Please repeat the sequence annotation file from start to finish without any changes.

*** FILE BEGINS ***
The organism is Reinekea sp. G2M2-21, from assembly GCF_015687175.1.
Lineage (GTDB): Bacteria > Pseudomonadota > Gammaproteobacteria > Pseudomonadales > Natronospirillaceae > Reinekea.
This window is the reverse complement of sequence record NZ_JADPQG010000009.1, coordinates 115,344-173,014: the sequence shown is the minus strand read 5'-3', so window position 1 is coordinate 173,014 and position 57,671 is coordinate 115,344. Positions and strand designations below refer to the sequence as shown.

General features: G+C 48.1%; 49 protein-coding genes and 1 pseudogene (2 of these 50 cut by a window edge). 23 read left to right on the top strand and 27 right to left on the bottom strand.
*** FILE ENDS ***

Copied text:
The organism is Reinekea sp. G2M2-21, from assembly GCF_015687175.1.
Lineage (GTDB): Bacteria > Pseudomonadota > Gammaproteobacteria > Pseudomonadales > Natronospirillaceae > Reinekea.
This window is the reverse complement of sequence record NZ_JADPQG010000009.1, coordinates 115,344-173,014: the sequence shown is the minus strand read 5'-3', so window position 1 is coordinate 173,014 and position 57,671 is coordinate 115,344. Positions and strand designations below refer to the sequence as shown.

General features: G+C 48.1%; 49 protein-coding genes and 1 pseudogene (2 of these 50 cut by a window edge). 23 read left to right on the top strand and 27 right to left on the bottom strand.